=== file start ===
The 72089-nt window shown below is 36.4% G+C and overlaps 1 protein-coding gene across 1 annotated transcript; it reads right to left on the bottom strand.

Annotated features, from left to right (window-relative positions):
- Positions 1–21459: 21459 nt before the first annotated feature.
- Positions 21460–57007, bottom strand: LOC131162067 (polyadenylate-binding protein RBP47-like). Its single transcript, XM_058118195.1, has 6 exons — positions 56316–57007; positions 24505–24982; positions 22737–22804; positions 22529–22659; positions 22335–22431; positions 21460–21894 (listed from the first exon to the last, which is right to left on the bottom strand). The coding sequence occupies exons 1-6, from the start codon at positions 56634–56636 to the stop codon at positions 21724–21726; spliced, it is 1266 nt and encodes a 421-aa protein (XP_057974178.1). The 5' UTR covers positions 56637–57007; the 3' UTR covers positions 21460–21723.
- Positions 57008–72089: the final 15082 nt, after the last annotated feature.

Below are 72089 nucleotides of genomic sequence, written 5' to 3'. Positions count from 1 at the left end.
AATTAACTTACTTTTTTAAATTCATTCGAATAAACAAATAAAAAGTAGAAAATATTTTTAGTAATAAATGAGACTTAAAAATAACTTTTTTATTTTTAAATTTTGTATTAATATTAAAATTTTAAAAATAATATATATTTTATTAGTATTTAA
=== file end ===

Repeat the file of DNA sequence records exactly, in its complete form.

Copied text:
The 72089-nt window shown below is 36.4% G+C and overlaps 1 protein-coding gene across 1 annotated transcript; it reads right to left on the bottom strand.

Annotated features, from left to right (window-relative positions):
- Positions 1–21459: 21459 nt before the first annotated feature.
- Positions 21460–57007, bottom strand: LOC131162067 (polyadenylate-binding protein RBP47-like). Its single transcript, XM_058118195.1, has 6 exons — positions 56316–57007; positions 24505–24982; positions 22737–22804; positions 22529–22659; positions 22335–22431; positions 21460–21894 (listed from the first exon to the last, which is right to left on the bottom strand). The coding sequence occupies exons 1-6, from the start codon at positions 56634–56636 to the stop codon at positions 21724–21726; spliced, it is 1266 nt and encodes a 421-aa protein (XP_057974178.1). The 5' UTR covers positions 56637–57007; the 3' UTR covers positions 21460–21723.
- Positions 57008–72089: the final 15082 nt, after the last annotated feature.

Below are 72089 nucleotides of genomic sequence, written 5' to 3'. Positions count from 1 at the left end.
AATTAACTTACTTTTTTAAATTCATTCGAATAAACAAATAAAAAGTAGAAAATATTTTTAGTAATAAATGAGACTTAAAAATAACTTTTTTATTTTTAAATTTTGTATTAATATTAAAATTTTAAAAATAATATATATTTTATTAGTATTTAA